• Upvote 1
Link to post
Share on other sites
Awards, Achievements, and Accolades

11 hours ago, newtogolf said:

... Spikeless shoes are a lot more casual looking than the older golf shoes but most still look different than sneakers.  I think if you wore a clean pair of Nike sneakers no one would even think to question you, but if you showed up in a pair of beat up Chuck Taylors I think you'd be asked to change them.  ...

Our course doesn't allow old metal-spike golf shoes, or shoes with cleats "from other sports." Lots of people play in tennis shoes or nubby-sole service shoes. 


Forbidden Shoes

"Use of shoes other than golf must be approved by the Golf Shop. Golf shoes with metal spikes, football, baseball, or soccer spikes are not permitted."


 

Link to post
Share on other sites
Awards, Achievements, and Accolades

I would rather not play with people that are shirtless or wearing sleeveless shirts and cutoffs. Golf is one of the last places in the US where civility is part of the game. I like remwha's post.

On the other hand, I resent people that are elitist.  Finding a course with good people is important, especially if you walk on as a single.

 

Link to post
Share on other sites

3 minutes ago, ppine said:

I would rather not play with people that are shirtless or wearing sleeveless shirts and cutoffs. Golf is one of the last places in the US where civility is part of the game. I like remwha's post.

On the other hand, I resent people that are elitist.  Finding a course with good people is important, especially if you walk on as a single.

 

There will always be elitists on golf courses.  I'm not trying to make excuses for all but I do want to offer a different perspective.  

The last club I belonged to was pretty elitist (it's one of the main reasons I'm not a member there any longer).  Many of the members there are long term members and rarely play muni courses or even other private courses.  The old club required the use of forecaddies or caddies on Thursday, Friday, Saturday and Sunday and all tournaments and encouraged their use at all other times.  The caddies / forecaddies fix all ball marks, divots, rake the sand and all the other things golfers with good etiquette do, the members just walk along or drive their carts, swing their clubs, keep score and settle their bets.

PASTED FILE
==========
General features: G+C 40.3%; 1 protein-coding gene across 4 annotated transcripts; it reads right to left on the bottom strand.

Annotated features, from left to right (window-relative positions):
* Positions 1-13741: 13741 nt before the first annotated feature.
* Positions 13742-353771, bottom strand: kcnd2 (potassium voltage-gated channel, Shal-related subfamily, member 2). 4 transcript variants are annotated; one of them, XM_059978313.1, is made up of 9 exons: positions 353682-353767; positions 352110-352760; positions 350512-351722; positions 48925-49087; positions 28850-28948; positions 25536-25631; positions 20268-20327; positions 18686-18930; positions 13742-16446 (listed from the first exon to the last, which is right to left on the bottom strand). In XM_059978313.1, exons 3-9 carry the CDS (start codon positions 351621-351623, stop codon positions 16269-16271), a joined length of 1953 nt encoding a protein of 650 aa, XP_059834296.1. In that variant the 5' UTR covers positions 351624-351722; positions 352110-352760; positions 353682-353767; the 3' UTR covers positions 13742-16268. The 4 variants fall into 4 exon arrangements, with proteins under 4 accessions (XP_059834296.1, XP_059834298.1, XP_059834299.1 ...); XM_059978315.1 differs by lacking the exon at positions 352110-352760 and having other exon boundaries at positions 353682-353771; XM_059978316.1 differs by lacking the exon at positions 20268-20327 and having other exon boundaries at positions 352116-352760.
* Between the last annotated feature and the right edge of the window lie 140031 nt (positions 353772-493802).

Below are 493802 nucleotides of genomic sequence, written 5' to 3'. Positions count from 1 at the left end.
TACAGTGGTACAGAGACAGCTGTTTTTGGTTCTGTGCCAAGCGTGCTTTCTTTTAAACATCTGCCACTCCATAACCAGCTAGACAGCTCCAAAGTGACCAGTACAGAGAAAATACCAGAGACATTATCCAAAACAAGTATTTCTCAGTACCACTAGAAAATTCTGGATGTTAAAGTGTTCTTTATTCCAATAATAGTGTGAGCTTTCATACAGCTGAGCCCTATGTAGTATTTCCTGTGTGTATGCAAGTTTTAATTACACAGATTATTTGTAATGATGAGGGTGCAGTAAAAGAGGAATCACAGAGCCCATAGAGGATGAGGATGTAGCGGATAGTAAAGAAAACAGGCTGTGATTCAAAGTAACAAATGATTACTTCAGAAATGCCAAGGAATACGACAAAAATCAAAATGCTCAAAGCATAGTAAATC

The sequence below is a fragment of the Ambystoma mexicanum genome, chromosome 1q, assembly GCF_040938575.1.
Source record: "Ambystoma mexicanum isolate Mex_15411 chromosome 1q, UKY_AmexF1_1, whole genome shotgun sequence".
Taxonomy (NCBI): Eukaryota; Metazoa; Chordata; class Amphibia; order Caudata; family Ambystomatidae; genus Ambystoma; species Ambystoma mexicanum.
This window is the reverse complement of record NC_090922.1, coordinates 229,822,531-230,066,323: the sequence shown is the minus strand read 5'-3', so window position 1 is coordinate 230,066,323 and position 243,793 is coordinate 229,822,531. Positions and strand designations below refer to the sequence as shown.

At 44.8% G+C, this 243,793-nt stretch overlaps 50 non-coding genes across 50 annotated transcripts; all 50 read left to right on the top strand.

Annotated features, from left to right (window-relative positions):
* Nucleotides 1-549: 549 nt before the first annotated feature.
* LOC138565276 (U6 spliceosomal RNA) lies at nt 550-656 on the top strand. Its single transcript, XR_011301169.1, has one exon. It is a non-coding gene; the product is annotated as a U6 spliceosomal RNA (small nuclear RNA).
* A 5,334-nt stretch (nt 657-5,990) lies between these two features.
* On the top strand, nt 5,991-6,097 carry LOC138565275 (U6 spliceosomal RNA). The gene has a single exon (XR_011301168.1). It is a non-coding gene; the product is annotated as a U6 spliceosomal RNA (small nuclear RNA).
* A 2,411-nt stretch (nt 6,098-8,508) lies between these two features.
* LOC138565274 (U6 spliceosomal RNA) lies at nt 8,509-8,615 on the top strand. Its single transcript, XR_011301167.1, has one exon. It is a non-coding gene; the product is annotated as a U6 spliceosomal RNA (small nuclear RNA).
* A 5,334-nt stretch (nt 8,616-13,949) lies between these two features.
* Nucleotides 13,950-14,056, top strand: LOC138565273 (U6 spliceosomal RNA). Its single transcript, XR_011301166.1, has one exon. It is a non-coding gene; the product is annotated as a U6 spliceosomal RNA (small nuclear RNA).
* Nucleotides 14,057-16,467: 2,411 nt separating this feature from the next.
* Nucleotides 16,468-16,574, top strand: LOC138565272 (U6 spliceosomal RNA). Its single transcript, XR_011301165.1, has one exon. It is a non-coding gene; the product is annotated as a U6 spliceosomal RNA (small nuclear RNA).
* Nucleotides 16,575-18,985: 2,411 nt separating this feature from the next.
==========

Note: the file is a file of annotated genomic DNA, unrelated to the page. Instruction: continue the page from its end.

I invited a few members of my old club to my new club which does not offer caddies, so we all head out to play and I notice the first time one of the guys is in the sand he didn't rake the sand, later on, another guy commented on how deep the ball mark he made was on the green but then just marked his ball and went on to read his putt.  I said in a joking way that I know we're not playing at "Old course name" but show some respect and rake the sand fix your ball marks.   They were dumbfounded and very apologetic.  They had gotten so used to having caddies do that stuff for them, it never occurred to them that they should be doing it since we didn't have caddies with us.  

The rest of the round they fixed all their marks, raked the sand and fixed divots, etc.  

Link to post
Share on other sites
Awards, Achievements, and Accolades

On 7/21/2016 at 8:30 AM, DeadMan said:

I think anything beyond collared shirt and no jeans is excessive. I've played with plenty of golfers who are fun to be around and really good that also dress poorly to care about how someone dresses. That said, courses are obviously free to set whatever code they want. Just as I'm allowed to roll my eyes at their dress codes.

I don't have an issue with a reasonable dress code, but I also don't feel that such is necessary to play the game properly.  I'm probably more "proper" in my approach to the game itself than most golfers, even when I'm wearing jeans and t-shirt.

On 7/21/2016 at 9:25 AM, Pete said:

It's not unusual for sports to have a dress code. Soccer players are supposed to wear shirts tucked in and socks pulled up. NFL players are fined if their socks aren't up to the knee. Wimbledon has very strict dress code for example. So it is part and parcel of sport. I guess it all contributes to that particular sport's identity.